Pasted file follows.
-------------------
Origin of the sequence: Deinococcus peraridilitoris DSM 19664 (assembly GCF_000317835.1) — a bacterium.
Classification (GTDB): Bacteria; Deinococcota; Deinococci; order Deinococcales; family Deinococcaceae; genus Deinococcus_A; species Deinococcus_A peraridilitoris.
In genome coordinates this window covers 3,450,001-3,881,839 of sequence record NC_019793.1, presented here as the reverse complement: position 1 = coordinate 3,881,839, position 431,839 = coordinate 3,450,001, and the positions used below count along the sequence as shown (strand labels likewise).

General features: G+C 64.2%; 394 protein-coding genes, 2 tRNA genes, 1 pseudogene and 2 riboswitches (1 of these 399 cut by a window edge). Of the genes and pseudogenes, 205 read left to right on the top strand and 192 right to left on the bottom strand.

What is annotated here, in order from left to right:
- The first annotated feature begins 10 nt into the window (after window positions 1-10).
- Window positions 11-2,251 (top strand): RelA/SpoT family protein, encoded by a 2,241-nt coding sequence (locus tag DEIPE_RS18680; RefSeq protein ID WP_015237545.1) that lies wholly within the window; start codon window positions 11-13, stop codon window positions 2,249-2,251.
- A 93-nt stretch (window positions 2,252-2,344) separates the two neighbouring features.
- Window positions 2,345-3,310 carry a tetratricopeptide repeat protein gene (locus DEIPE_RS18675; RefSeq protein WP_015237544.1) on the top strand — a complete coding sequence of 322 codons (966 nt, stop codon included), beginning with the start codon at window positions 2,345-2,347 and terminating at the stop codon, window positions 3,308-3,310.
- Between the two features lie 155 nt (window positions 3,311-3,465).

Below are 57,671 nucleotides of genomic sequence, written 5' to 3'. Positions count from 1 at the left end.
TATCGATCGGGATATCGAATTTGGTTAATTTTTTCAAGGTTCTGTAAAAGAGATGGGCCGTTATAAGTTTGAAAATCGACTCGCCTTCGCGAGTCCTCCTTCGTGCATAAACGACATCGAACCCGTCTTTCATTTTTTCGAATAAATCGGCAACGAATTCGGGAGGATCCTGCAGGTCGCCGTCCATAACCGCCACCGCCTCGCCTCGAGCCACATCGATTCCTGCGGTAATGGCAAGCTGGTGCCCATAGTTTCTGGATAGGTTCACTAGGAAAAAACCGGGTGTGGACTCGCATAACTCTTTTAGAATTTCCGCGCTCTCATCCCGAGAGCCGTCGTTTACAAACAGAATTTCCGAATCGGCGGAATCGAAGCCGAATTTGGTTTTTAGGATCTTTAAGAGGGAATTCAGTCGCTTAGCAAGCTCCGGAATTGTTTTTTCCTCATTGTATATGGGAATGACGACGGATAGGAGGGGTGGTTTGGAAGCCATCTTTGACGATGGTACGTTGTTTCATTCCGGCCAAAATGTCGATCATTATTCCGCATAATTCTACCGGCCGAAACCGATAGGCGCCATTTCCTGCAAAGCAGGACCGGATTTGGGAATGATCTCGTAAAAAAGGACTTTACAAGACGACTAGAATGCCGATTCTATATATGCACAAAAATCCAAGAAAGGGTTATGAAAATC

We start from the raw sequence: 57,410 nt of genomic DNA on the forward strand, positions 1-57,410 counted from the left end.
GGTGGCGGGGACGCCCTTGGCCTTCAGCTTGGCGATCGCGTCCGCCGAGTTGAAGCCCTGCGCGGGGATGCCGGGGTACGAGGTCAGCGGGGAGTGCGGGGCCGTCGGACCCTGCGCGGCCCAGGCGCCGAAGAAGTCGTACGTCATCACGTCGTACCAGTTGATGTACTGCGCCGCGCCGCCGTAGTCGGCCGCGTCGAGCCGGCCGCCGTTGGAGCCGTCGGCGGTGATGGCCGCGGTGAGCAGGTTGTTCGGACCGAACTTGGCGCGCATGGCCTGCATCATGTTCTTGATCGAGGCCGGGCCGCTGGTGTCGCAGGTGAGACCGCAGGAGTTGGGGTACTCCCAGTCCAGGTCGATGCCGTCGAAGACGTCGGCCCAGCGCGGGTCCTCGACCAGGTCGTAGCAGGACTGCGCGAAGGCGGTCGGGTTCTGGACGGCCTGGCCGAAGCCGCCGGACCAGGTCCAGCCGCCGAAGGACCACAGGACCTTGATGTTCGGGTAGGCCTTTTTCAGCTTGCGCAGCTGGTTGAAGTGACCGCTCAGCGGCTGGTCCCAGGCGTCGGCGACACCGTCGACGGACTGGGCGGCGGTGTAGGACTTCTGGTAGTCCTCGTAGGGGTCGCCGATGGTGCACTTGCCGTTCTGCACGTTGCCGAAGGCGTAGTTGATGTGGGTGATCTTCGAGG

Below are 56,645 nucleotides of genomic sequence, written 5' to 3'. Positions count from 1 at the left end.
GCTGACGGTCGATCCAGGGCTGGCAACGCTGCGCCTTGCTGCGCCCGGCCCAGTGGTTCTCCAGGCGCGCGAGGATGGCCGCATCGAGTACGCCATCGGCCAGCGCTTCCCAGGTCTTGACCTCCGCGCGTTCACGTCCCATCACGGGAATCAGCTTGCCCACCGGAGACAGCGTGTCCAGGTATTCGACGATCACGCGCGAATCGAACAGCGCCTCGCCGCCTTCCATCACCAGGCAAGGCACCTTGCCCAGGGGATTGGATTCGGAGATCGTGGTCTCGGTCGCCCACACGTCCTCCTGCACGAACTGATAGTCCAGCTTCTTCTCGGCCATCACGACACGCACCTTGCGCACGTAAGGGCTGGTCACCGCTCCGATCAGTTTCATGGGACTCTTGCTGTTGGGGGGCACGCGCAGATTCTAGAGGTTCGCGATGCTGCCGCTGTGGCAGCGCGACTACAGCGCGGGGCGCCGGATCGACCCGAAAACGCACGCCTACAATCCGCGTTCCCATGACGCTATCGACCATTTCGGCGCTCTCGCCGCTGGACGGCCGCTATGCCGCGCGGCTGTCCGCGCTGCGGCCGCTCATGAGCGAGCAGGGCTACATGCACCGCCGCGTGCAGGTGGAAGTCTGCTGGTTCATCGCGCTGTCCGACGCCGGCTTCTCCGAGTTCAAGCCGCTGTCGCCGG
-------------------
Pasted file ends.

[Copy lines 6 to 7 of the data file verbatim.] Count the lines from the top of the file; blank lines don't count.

- The first annotated feature begins 10 nt into the window (after window positions 1-10).
- Window positions 11-2,251 (top strand): RelA/SpoT family protein, encoded by a 2,241-nt coding sequence (locus tag DEIPE_RS18680; RefSeq protein ID WP_015237545.1) that lies wholly within the window; start codon window positions 11-13, stop codon window positions 2,249-2,251.